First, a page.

In May, the government successfully convinced other leaders and their militias to join the Rural Forces, a push aimed at diffusing the widening influence of the grassrootsautodefensa groups that proliferated in response to the Knights? unchecked use of extortion and kidnapping in towns and cities across the state.

Alfredo Castillo, the federal-level special commissioner in charge of bringing order to Michoacan, said during a press conference on Monday that Mireles and three bodyguards were found with 14 firearms, as well as ammunition, marijuana, cocaine, and 30,000 pesos in cash, or about $2,300.

?With these actions, the state institutions and the federal government are making the law count ? with the only goal being the return of peace and tranquility to all the people of Michoacan,? Castillo told reporters.

Mireles was transported to a prison in the state of Sonora, north of Michoacan, and awaits an indictment, officials said.

The doctor?s supporters immediately cried foul. ?ndres Manuel L?pez Obrador, a former two-time leftist presidential candidate, said while visiting Michoacan on Monday that Mireles?s arrest was political in nature.

?The doctor was jailed because he didn?t fall in line behind the commissioner,? L?pez Obrador said in the community of Nueva Italia.

Nonetheless, Mireles’s record isn’t exactly clean. In 1988, he was arrested by federal authorities after being caught with 86 kilos of marijuana, the Mexican daily Excelsior reported in January. He served three years and eight months in prison for the related charges.

Mireles?s lawyer, Tal?a V?zquez, claimed in an interview with VICE News this week that the government must have planted the drugs on Mireles in order to detain him. She also alleged that the doctor was ?tortured? by authorities and kept isolated for 24 hours before being permitted to meet with her.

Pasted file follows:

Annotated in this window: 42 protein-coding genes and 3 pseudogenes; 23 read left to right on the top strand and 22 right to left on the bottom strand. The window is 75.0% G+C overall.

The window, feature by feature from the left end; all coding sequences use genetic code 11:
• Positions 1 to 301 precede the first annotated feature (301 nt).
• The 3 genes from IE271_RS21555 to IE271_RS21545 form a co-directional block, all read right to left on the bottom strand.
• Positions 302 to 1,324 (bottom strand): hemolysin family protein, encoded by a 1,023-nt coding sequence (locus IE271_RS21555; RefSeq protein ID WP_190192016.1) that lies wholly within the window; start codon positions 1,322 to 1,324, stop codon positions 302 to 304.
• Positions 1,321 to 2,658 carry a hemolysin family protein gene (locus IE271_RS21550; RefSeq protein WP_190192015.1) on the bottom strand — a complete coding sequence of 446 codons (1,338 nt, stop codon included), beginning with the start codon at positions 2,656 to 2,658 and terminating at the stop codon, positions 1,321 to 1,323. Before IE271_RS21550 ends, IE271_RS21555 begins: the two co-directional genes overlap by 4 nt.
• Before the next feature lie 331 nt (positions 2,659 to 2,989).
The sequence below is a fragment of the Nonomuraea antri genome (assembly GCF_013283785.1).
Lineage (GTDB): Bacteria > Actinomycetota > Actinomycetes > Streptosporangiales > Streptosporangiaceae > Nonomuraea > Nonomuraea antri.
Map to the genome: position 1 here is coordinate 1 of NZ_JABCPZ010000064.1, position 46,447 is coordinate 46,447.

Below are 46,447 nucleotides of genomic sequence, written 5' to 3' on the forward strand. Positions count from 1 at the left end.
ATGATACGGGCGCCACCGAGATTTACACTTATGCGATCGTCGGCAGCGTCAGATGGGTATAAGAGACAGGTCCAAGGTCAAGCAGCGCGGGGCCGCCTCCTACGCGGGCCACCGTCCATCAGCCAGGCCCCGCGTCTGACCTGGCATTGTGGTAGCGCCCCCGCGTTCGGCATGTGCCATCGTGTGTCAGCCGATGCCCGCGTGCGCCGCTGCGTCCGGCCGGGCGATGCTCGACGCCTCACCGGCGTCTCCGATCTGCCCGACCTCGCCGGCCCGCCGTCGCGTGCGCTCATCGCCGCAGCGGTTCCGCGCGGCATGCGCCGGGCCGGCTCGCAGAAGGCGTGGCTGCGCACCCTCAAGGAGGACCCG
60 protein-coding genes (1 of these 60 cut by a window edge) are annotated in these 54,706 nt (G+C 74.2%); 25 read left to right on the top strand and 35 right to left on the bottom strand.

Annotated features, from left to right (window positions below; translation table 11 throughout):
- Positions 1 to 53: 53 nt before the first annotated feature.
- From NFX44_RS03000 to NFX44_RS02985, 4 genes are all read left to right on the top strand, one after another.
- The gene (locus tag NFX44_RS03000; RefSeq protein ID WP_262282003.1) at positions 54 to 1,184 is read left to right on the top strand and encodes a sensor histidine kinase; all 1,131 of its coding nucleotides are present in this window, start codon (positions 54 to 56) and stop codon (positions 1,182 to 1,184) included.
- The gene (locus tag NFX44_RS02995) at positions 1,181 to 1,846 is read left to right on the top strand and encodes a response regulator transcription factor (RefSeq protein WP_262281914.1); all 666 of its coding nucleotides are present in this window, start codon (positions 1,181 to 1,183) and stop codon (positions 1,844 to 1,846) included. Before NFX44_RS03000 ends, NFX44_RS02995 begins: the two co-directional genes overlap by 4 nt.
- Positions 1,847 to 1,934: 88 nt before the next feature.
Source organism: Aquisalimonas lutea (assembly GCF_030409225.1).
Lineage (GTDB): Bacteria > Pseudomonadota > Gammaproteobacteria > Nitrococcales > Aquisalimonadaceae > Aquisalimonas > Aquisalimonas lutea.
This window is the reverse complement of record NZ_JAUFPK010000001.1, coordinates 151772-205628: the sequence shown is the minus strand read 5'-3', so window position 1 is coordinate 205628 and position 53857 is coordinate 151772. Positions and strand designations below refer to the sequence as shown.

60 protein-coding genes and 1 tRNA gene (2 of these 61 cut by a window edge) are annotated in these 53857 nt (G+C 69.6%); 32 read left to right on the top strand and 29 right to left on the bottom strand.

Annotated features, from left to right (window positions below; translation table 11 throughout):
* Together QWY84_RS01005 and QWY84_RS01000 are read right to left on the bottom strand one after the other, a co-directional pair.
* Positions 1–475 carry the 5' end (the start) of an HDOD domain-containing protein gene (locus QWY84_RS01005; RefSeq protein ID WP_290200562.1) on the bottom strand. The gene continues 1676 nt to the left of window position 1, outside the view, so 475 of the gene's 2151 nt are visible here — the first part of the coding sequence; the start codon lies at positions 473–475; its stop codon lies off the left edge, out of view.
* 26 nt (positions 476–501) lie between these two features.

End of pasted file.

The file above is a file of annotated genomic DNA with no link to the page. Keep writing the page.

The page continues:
?Doctor Mireles was detained in an irregular manner for creating discomfort for the government and because they want to police a social problem with force,? V?zquez said. ?Since there is a grave conflict in Michoacan and since they are unable to arrest theTemplarios, it?s better to arrest Mireles.?

She added: ?The autodefensas are not the root of the problem, they are the solution that the people gave to the problem.?


Dr. Jose Manuel Mireles addresses supporters in the town of Churumuco, Michoacan, in late December 2013. Photo by Hans-Maximo Musielik, via VICE.

Castillo on Monday denied that Mireles had been tortured, but did not address the other claims against the doctor?s arrest. He also said the investigation of Mireles is ongoing and that other charges could follow.

The operation that led to Mireles?s arrest was unusual because it involved all the major Mexican security forces, including the army, the navy, the federal police, and state-level police and prosecutors. The doctor was captured as he attempted to organize a freshautodefensa group in La Mira, which lies on a highway to the Pacific port of L?zaro C?rdenas that is strategic for illegal mining and other criminal interests, his lawyer said, calling the coincidence suspicious.

?La Mira is strategic for the Templarios,? V?zquez said. ?It?s a very small community but it is an obligatory stop from the mountains to the port [L?zaro C?rdenas]. Drugs, guns, and minerals pass through there, and it is a position that belongs to La Tuta.?

The Mireles arrest comes nearly two weeks after the resignation of Michoacan?s governor, Fausto Vallejo. Vallejo is reportedly battling a serious illness, which had forced him to designate most of his duties to a substitute. A few days before Vallejo announced his resignation, photos emerged that allegedly depict his son, Rodrigo Vallejo Mora, in a meeting with ?La Tuta.?

Vallejo has been dogged by allegations of links to organized crime almost since the start of his term in office in 2012.

Mexico?s federal government says that so far 5,000 former militia members have registered for the Rural Forces, with more than 800 of them already active.

But the Rural Forces have not avoided their own problems. Claims of corruption against some recently integrated members are already casting doubt on the ability of the Rural Forces to help bring order to the state of Michoacan. A town hall meeting with the Rural Forces in the community of Aguililla descended into a brawl and then gunfire in mid-June,leaving one dead.


Sources: Vice, Telegraph